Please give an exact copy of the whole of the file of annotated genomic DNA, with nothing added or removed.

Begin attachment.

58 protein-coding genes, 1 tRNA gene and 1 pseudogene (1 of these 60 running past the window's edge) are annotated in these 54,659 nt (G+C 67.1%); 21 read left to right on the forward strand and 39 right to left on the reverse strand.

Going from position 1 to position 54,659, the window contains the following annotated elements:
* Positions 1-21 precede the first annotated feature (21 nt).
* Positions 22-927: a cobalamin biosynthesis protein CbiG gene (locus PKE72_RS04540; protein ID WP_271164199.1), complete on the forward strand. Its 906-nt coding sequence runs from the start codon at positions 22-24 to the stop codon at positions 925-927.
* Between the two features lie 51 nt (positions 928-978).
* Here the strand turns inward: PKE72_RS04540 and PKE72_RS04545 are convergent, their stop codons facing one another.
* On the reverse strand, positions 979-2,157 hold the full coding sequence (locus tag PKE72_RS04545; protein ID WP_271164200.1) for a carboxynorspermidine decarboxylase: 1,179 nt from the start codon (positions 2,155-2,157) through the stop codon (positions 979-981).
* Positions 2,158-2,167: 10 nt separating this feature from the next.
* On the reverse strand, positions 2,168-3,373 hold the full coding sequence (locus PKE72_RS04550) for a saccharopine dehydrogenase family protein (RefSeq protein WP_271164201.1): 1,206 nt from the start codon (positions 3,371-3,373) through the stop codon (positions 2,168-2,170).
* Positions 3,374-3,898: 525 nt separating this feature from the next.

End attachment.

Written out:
58 protein-coding genes, 1 tRNA gene and 1 pseudogene (1 of these 60 running past the window's edge) are annotated in these 54,659 nt (G+C 67.1%); 21 read left to right on the forward strand and 39 right to left on the reverse strand.

Going from position 1 to position 54,659, the window contains the following annotated elements:
* Positions 1-21 precede the first annotated feature (21 nt).
* Positions 22-927: a cobalamin biosynthesis protein CbiG gene (locus PKE72_RS04540; protein ID WP_271164199.1), complete on the forward strand. Its 906-nt coding sequence runs from the start codon at positions 22-24 to the stop codon at positions 925-927.
* Between the two features lie 51 nt (positions 928-978).
* Here the strand turns inward: PKE72_RS04540 and PKE72_RS04545 are convergent, their stop codons facing one another.
* On the reverse strand, positions 979-2,157 hold the full coding sequence (locus tag PKE72_RS04545; protein ID WP_271164200.1) for a carboxynorspermidine decarboxylase: 1,179 nt from the start codon (positions 2,155-2,157) through the stop codon (positions 979-981).
* Positions 2,158-2,167: 10 nt separating this feature from the next.
* On the reverse strand, positions 2,168-3,373 hold the full coding sequence (locus PKE72_RS04550) for a saccharopine dehydrogenase family protein (RefSeq protein WP_271164201.1): 1,206 nt from the start codon (positions 3,371-3,373) through the stop codon (positions 2,168-2,170).
* Positions 3,374-3,898: 525 nt separating this feature from the next.